Auto Bild tested the range of 8 electric cars

Electric car range test by Auto Bild
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denis
3 years ago

hi pedro,
you are absolutely right, unbeliveable that the german journal do not test the german bmw i3.
When I look to the consumption of small EV, they are very high. It seems the test range started with the motorway test.

whatever, thanks to the journal and you for forwarding this nice test

Dmitry Pelegov
3 years ago

Maybe next time they will indicate km per 1 kWh, but not kWh per 100 km. It much more convenient and requires less cuculations in real life

Apkungen
3 years ago
Reply to  Dmitry Pelegov

Either you take for example 5km/kWh * 30kwh = 150 km range or you take 30kWh / 2kwh/100km = 150km. Don’t really see why either of that much more convenient. I guess you live in a country where you calculate gas consumption as km/l or mpg?

Dmitry Pelegov
3 years ago
Reply to  Apkungen

In first example you need one active – you just multiply two figures. In second – two actions and dividing is a little bit more complicated. If we want mass EV adoption, we have to be simple.

Apkungen
3 years ago

Don’t think heat pump is that important. The ampera e is actually not that efficient in summer either. Depends on what it costs to put ina heat pump. If it costs 1000 EUR or more I think it is better to put in 5kWh or so later battery that will give you more range even in summer.

Dmitry Pelegov
3 years ago
Reply to  Pedro Lima

V2G will require much better cycleability – first of all

Dmitry Pelegov
3 years ago
Reply to  p-run

Interesting study, thank you for link. But, nevertheless, V2G still needs improved cycleability. To my understanding, this study is just saying – in other words – that li-ion battery should not be stored fully charged.

Dmitry Pelegov
3 years ago
Reply to  p-run

I guess batteries utilizing LTO as negative electrode materials will be fine. It would be great if different cars will use different “chemistries”

Dmitry Pelegov
3 years ago

heat management systems in cabins (as heating so cooling) should be definetely elaborated for EV needs

Lars
3 years ago

Nice comparison test. BMX i3 and Nissan Leaf should have been included. The Opel and the Hyundai er not really available yes, testing them is like testing a Tesla Model 3. Maybe they can make a new test next year with the new models including the new Nissan Leaf and the Tesla Model 3.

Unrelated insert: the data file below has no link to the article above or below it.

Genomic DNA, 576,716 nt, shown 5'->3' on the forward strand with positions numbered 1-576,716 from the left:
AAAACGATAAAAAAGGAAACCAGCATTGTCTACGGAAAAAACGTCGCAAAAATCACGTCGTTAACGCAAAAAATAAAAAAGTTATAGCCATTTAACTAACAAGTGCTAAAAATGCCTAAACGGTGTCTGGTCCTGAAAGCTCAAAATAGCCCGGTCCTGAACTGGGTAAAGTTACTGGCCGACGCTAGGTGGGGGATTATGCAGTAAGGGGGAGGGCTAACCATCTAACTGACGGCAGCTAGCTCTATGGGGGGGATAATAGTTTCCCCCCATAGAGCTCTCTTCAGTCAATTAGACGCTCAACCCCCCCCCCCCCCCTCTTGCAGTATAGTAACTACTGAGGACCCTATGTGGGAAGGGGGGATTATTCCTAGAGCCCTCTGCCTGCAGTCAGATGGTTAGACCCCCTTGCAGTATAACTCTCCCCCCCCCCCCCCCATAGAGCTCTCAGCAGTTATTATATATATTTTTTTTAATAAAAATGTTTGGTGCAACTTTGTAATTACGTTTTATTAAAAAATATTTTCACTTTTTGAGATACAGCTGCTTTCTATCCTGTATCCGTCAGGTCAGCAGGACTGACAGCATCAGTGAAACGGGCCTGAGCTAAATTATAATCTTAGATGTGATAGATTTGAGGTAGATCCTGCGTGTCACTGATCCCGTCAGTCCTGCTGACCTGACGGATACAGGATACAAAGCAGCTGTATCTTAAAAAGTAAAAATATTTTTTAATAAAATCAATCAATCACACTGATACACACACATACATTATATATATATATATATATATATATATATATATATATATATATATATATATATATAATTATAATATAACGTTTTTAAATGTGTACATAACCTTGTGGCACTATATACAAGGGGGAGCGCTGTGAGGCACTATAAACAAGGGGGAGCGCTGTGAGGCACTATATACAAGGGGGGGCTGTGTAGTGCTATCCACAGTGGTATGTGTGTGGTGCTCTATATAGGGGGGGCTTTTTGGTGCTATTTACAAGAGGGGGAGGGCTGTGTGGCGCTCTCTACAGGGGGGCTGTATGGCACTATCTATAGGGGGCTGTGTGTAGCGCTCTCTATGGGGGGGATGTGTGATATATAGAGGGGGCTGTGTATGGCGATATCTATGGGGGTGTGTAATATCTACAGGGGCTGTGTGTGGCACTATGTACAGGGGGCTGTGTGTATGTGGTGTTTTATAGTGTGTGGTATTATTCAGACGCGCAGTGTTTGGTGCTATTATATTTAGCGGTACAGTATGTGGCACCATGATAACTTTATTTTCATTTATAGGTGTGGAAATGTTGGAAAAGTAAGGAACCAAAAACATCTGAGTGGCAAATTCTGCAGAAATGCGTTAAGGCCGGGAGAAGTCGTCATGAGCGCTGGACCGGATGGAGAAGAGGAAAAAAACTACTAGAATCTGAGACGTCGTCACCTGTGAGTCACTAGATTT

I think that the results for the Hyundai IONIQ Electric are impressive, once they get bigger batteries and produced in number so they actually are available they would be a good alternative to Nissan and Tesla.

Martin M
3 years ago

The calculation of the energy effeciency is not correctly in respect to the VW eGolf at least. The battery capacity used for the calculation must be the netto capacity (=31,5kWh), and not the brutto capacity (=35,8kWh), As I der it. This is also how it is done at e.g. the Hyundai Ioniq.
When using the correct battery capacity, the e-Golf has an efficiency at 15,1kWh/100km, which is in fact in top of efficiency

Erik
3 years ago

I have more trust in the official EPA testing. I don’t see AutoBild as independent.

http://www.fueleconomy.gov/feg/Find.do?action=sbs&id=38431&id=39769&id=38187&id=38549
http://www.fueleconomy.gov/feg/Find.do?action=sbs&id=38001&id=39192

(Chevrolet Bolt is Opel Ampera-e)

AndY1
3 years ago
Reply to  Erik

EPA tests don’t include heating the cabin. That’s where’s the difference.

Another Euro point of view
3 years ago

EVs sold in cold climate just need to have the available option of a fuel heater as found in trucks or leisure boats. Now EV are sold to a tiny fraction of people for whom all in relation with burning fossil fuel is a big no no but we are now beyond those 1-2% and aiming for the 98% others that coudn’t care less. if I had to buy an EV, no way I would accept to deal with a 20-30% range reduction in cold temperature, just fit in a fuel heater such as a webasto that would burn a few liters of fuel per years and that’s it. I mean the range of most EVs is ridiculously small as compared to what 40% of Europeans are driving (diesels with 500 miles range on one tank) so to have those people swap to EV you need to have as much range as possible for the lowest price with a warm cabin even in winter.

JayC
3 years ago

Undoubtly BILD is not independent IMHO. Testing EV’s at cold 5°C is not very advertising for EVs (it’s the opposite).

But I am amazed how close the range of the Zoe’s 41kWh small battery is to Ampera-e’s 60kWh mucho grande battery. This proves that pumping big kWh-Blocks in a car is NOT everything about range.

James
3 years ago

I think the e-Golf did surprisingly well.
Does anyone know if the e-Golf they test had a heat pump
A heat pump is not standard on the e-Golf in the UK, its an £830 option

Daniel Walser
3 years ago

I drive a VW E-Up and a Zoé ZE40 (41 kWh) and I’m surprised about these results. Probably the most difficult part of the trip was during the 70 first km, maybe it went up and probably the highway part was during these 70 km. For effiency measurements, it would make more sense to drive all cars on the same distance (for example 70 km) and then to measure the used energy for this trip by recharging the cars.